The bill did not proceed, yet it was quite symbolic. Meanwhile, like other countries, Pakistan was betting on Secretary Hillary Clinton to win the US presidential election; even though Clinton too had voiced her concerns many a time about Pakistan. “We live in fear… that they’re going to have a coup, that jihadists are going to take over the government, they’re going to get access to nuclear weapons, and you’ll have suicide nuclear bombers…” she reportedly said in a close-door fundraiser in Virginia during the election campaign.
Still, there was hope that since Clinton understands the region so she might continue with the policies that Democrat party had instilled in the last eight years under President Obama. Clinton lost the election but the hope that the relations could pass the difficult times prevailed a little. The ray of hope beamed in when president-elect Donald Trump supposedly praised Nawaz Sharif during a congratulatory call.
The Trump team did not say much about the conversation that took place between the two but the prime minister’s office in Islamabad violated the diplomatic protocol and released a statement quoting Trump as praising both the prime minister and his country. “… As I am talking to you, Prime Minister, I feel I am talking to a person I have known for long. Your country is amazing with tremendous opportunities. I am ready and willing to play any role that you want me to play, to address and find solutions to the outstanding problems. It will be an honor and I will personally do it…” were the exact words of the transcript.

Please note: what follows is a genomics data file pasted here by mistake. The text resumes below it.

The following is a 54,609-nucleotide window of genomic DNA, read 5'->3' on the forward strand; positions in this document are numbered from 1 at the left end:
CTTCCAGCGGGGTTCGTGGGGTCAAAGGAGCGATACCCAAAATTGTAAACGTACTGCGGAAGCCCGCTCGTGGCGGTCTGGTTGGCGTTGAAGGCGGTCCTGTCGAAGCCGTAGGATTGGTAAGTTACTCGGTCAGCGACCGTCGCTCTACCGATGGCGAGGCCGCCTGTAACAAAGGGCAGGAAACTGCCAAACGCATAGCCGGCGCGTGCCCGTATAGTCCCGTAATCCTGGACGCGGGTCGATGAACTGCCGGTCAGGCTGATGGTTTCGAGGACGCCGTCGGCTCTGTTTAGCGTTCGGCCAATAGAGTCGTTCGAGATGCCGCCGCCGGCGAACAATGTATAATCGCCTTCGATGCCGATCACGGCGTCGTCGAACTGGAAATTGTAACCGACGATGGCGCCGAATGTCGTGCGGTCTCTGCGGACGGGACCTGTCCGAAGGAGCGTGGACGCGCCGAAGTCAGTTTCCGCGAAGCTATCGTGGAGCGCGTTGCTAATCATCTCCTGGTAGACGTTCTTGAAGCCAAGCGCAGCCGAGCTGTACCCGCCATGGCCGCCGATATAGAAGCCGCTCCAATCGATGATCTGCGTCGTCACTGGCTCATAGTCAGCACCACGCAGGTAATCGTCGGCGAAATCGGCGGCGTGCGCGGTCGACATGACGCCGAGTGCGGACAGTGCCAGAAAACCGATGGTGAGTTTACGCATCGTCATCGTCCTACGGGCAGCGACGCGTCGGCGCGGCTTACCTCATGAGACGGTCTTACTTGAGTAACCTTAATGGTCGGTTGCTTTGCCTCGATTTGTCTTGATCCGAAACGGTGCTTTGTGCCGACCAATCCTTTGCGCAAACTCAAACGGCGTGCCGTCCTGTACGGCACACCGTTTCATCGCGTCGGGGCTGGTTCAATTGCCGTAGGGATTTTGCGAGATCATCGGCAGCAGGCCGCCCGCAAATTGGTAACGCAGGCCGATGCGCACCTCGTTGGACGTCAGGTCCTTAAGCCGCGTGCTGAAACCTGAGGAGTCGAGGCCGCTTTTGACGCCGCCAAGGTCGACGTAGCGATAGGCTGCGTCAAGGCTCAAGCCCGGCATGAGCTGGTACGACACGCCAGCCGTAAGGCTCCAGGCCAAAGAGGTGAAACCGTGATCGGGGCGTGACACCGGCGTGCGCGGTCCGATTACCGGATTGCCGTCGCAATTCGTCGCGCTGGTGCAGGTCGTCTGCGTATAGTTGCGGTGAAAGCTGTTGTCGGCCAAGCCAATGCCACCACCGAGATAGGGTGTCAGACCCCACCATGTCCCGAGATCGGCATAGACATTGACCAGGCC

The international media termed the conversation “fawning” and then “reckless and bizarre”, while the White House urged president-elect to consult dedicated experts at the State department before giving out such generous remarks. “The United States’ relationship with Pakistan is one that is quite complicated,” the White House press official said adding, “every president benefits enormously from expertise and services of thousand of patriotic Americans at the State Department.”